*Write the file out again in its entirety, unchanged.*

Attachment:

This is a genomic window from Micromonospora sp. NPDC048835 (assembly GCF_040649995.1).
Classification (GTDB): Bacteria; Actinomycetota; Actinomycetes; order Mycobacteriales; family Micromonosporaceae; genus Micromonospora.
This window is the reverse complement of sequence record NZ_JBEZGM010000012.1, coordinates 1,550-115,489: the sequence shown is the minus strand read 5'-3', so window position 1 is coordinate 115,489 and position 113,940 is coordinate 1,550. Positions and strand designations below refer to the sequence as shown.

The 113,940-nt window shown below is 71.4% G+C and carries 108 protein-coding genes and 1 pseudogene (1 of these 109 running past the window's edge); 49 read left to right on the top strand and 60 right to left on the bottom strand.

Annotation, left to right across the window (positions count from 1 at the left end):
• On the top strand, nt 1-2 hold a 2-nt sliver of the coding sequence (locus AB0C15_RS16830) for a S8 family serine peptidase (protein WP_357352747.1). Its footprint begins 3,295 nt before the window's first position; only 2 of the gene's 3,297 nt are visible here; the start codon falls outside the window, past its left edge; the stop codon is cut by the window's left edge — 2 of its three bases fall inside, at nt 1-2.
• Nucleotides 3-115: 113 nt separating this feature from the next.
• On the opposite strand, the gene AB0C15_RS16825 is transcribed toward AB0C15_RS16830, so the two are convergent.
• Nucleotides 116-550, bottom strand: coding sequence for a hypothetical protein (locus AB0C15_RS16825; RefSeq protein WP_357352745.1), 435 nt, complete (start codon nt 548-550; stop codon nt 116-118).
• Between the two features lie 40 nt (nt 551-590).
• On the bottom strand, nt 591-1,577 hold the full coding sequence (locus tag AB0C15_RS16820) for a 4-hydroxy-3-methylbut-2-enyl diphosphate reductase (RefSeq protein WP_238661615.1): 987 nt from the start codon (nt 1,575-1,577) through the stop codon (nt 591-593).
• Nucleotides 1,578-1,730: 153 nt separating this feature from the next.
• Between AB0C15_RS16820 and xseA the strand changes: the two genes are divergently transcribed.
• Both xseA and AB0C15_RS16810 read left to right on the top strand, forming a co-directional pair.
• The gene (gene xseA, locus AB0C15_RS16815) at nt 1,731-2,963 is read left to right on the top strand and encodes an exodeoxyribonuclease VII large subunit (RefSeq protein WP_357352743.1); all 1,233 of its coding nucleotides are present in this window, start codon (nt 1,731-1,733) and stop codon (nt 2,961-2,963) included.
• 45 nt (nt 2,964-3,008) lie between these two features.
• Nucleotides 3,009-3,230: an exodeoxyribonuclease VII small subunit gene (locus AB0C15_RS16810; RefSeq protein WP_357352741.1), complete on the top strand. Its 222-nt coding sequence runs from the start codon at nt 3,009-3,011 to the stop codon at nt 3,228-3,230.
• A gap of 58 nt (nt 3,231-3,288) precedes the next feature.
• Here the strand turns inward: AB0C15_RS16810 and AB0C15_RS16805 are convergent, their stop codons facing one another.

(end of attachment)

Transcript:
This is a genomic window from Micromonospora sp. NPDC048835 (assembly GCF_040649995.1).
Classification (GTDB): Bacteria; Actinomycetota; Actinomycetes; order Mycobacteriales; family Micromonosporaceae; genus Micromonospora.
This window is the reverse complement of sequence record NZ_JBEZGM010000012.1, coordinates 1,550-115,489: the sequence shown is the minus strand read 5'-3', so window position 1 is coordinate 115,489 and position 113,940 is coordinate 1,550. Positions and strand designations below refer to the sequence as shown.

The 113,940-nt window shown below is 71.4% G+C and carries 108 protein-coding genes and 1 pseudogene (1 of these 109 running past the window's edge); 49 read left to right on the top strand and 60 right to left on the bottom strand.

Annotation, left to right across the window (positions count from 1 at the left end):
• On the top strand, nt 1-2 hold a 2-nt sliver of the coding sequence (locus AB0C15_RS16830) for a S8 family serine peptidase (protein WP_357352747.1). Its footprint begins 3,295 nt before the window's first position; only 2 of the gene's 3,297 nt are visible here; the start codon falls outside the window, past its left edge; the stop codon is cut by the window's left edge — 2 of its three bases fall inside, at nt 1-2.
• Nucleotides 3-115: 113 nt separating this feature from the next.
• On the opposite strand, the gene AB0C15_RS16825 is transcribed toward AB0C15_RS16830, so the two are convergent.
• Nucleotides 116-550, bottom strand: coding sequence for a hypothetical protein (locus AB0C15_RS16825; RefSeq protein WP_357352745.1), 435 nt, complete (start codon nt 548-550; stop codon nt 116-118).
• Between the two features lie 40 nt (nt 551-590).
• On the bottom strand, nt 591-1,577 hold the full coding sequence (locus tag AB0C15_RS16820) for a 4-hydroxy-3-methylbut-2-enyl diphosphate reductase (RefSeq protein WP_238661615.1): 987 nt from the start codon (nt 1,575-1,577) through the stop codon (nt 591-593).
• Nucleotides 1,578-1,730: 153 nt separating this feature from the next.
• Between AB0C15_RS16820 and xseA the strand changes: the two genes are divergently transcribed.
• Both xseA and AB0C15_RS16810 read left to right on the top strand, forming a co-directional pair.
• The gene (gene xseA, locus AB0C15_RS16815) at nt 1,731-2,963 is read left to right on the top strand and encodes an exodeoxyribonuclease VII large subunit (RefSeq protein WP_357352743.1); all 1,233 of its coding nucleotides are present in this window, start codon (nt 1,731-1,733) and stop codon (nt 2,961-2,963) included.
• 45 nt (nt 2,964-3,008) lie between these two features.
• Nucleotides 3,009-3,230: an exodeoxyribonuclease VII small subunit gene (locus AB0C15_RS16810; RefSeq protein WP_357352741.1), complete on the top strand. Its 222-nt coding sequence runs from the start codon at nt 3,009-3,011 to the stop codon at nt 3,228-3,230.
• A gap of 58 nt (nt 3,231-3,288) precedes the next feature.
• Here the strand turns inward: AB0C15_RS16810 and AB0C15_RS16805 are convergent, their stop codons facing one another.